Cobalt, a rare metal used to transport heat in lithium-ion batteries in devices ranging from smartphones to electric vehicles, is in high demand worldwide. 18 to 20 pounds of cobalt are typically found in an EV battery.
The supply chain for minerals like cobalt, however, is convoluted and ineffective, particularly in the mining and metals sector, where many operational and commercial procedures are still expensive and outmoded. The sector loses millions of dollars annually due to antiquated, paper-based procedures, and lack of data transparency can encourage fraud, create unhealthy working conditions, and thwart regulatory efforts.
IBM has unveiled two blockchain-enabled projects designed specifically for the mining sector to address these issues.
The first is an alliance formed by Ford Motor Company, LG Chem, and other partners on a blockchain network with the goal of increasing traceability and provenance transparency for minerals. Cobalt is difficult to track down because, although coming mostly from the Democratic Republic of the Congo, the metal travels via numerous organizations and nations before it is used by manufacturers.
The second is a partnership with MineHub Technologies, a business building an online platform with blockchain technology to assist in reducing paper documentation and manual processes in the mining and metals industry, from the mine to the end consumer. Greater transparency and cooperation in the mining supply chain as a result should result in cost savings, enhanced security, and accelerated downstream movement of minerals. The initial use case, which is presently being developed on the MineHub platform, controls the ore’s journey to the market from Mexico’s Penasquito Mine, owned by GoldCorp.
We spoke with Manish Chawla, General Manager, Global Industrial Products at IBM, who assists in bringing digital transformation to industrial and resource industries all across the world, to learn more about these initiatives.
What do you think are the main inefficiencies in the supply chain for traditional mining
When it comes to traceability of minerals and ores, rights management, regulatory compliance, or trade financing, there are still a lot of manual processes and complexity along the supply chain for minerals and metals. After ore is removed from the mine, it is transferred between a number of parties, including banks and smelters, and each of these parties is required to check a sizable amount of paper papers. Because there isn’t visibility and data transparency, this inefficiency alone can cost the mining business a lot of money and present numerous potential for fraud.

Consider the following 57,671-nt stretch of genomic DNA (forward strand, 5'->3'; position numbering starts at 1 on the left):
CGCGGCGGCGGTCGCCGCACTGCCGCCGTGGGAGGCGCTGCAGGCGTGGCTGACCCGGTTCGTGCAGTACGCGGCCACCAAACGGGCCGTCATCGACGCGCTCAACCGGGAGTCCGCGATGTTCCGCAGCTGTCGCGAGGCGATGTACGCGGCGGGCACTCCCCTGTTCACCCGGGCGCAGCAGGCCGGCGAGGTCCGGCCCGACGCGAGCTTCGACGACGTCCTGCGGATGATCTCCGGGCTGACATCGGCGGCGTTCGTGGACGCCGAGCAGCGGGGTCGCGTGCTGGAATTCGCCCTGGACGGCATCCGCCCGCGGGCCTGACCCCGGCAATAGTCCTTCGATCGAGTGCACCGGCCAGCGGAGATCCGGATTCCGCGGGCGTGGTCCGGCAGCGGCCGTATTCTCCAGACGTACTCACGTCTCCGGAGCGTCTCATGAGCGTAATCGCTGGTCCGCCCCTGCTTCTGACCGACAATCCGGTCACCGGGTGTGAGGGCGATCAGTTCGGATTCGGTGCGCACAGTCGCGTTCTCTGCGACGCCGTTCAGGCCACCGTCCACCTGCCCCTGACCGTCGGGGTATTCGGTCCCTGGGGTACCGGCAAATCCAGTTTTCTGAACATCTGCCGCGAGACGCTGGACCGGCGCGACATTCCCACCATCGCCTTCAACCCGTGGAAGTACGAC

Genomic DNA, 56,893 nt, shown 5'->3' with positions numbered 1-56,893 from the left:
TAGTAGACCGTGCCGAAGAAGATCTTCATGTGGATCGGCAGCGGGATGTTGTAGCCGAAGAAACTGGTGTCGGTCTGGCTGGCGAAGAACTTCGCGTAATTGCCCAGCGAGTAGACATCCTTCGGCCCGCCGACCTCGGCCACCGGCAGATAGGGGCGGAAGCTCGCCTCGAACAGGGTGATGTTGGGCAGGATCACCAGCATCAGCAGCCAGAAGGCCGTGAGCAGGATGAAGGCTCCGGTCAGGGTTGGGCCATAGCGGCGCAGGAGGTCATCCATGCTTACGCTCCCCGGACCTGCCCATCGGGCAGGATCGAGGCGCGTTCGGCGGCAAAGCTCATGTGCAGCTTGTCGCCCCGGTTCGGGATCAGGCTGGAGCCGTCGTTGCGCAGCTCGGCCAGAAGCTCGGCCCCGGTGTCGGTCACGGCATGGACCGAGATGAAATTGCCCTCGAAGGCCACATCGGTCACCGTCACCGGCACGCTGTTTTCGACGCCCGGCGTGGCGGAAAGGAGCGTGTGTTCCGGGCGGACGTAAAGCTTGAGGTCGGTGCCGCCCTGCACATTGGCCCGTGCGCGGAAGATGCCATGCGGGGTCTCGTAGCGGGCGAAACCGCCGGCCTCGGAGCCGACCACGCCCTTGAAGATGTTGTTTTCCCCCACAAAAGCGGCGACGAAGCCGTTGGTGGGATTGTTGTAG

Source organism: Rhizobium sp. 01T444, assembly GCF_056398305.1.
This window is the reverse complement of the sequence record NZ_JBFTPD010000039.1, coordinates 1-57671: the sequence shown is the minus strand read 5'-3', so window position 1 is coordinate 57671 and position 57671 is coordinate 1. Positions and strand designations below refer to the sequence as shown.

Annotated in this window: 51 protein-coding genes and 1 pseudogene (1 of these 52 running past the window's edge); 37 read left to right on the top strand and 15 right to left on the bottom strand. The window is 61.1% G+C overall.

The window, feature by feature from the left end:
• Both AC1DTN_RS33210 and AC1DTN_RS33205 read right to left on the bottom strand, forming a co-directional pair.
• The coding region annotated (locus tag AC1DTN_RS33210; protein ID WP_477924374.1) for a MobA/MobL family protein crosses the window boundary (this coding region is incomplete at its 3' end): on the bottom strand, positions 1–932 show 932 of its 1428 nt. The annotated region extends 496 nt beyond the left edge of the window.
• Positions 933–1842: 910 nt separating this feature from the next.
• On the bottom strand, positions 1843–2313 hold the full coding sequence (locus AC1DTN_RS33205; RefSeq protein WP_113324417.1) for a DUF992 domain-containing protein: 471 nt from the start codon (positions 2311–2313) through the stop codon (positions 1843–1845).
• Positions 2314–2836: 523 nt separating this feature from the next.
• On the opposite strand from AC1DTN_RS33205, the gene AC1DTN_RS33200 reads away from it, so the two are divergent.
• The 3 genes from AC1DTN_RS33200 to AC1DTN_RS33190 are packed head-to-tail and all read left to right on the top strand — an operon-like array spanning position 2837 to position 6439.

The fact that cobalt is not always found in the most friendly conditions adds another dimension to this. Tracking the origin of a certain mineral is necessary to ensure that it is mined sustainably and ethically, but doing so has proven to be quite challenging using paper-based techniques.
Do you think the trade part of the business is similarly out-of-date?
Absolutely. I’ve observed that dealing is so manual in today’s society that a buyer will actually pick up the phone and call the seller. The vendor must personally verify that the parties have ever entered into a contract. It is not mechanized or recorded electronically in any way. The middleman is absolutely necessary for the procedure. With the MineHub Platform, we’re introducing smart contracts that automate the majority of these tedious procedures, eliminating intermediaries while also enabling you to sell more minerals much more quickly. By drastically shortening the time it takes for minerals and metals to get from point a to point b, reducing the chance of fraud in commodities trade, and increasing finance in the mining industry, I believe that by itself will produce a lot of value for everyone in the supply chain.
What is the procedure for onboarding new users into this network
First, as a best practice we learned from TradeLens and IBM Food Trust, two other sizable blockchain networks covering entire industries, we’re introducing a straightforward option to join. We make it incredibly simple for members to upload pertinent information once they’ve opted in using mobile apps and a variety of APIs. We also need to connect hundreds of thousands of artisanal miners in addition to large-scale industrial miners. Many of them just don’t have the chance to go out and build out systems on their own; they aren’t even able to use a laptop to access a website.
What other ways has IBM used the mining blockchain to put its expertise from TradeLens and IBM Food Trust to use
Food safety and ethical mining are related. Understanding where something comes from and how it is handled throughout the supply chain is the main objective. It’s a similar issue to when you mix up a shipment of produce with another batch or cargo and are subsequently unable to identify its source. Another similarity is that there are both small- and large-scale producers in the mining and agriculture sectors, and we need to create a platform that can support both. Most importantly, we’ve discovered how to expand blockchain networks using an open, sector-wide standard, which is essential if you want to develop a platform that many businesses will actually use. One of the most important lessons we’ve learned from the tremendous work we’ve put into creating hundreds of blockchain networks is how to support that trust.